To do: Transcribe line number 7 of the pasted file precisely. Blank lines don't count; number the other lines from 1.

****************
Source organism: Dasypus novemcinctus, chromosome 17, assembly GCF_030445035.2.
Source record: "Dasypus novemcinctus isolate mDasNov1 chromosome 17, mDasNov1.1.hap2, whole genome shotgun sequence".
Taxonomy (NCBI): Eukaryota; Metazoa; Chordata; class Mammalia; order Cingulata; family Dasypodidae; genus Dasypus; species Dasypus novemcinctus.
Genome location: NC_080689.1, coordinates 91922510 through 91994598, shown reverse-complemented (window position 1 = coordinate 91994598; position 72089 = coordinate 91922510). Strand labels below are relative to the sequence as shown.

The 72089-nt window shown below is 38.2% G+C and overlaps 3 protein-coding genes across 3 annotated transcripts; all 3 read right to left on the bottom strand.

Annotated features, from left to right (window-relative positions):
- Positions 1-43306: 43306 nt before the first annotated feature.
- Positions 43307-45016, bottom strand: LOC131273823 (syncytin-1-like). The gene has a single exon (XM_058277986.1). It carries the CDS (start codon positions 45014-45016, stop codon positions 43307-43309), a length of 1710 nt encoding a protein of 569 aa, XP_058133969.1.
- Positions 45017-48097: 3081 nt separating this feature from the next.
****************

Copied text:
- Positions 1-43306: 43306 nt before the first annotated feature.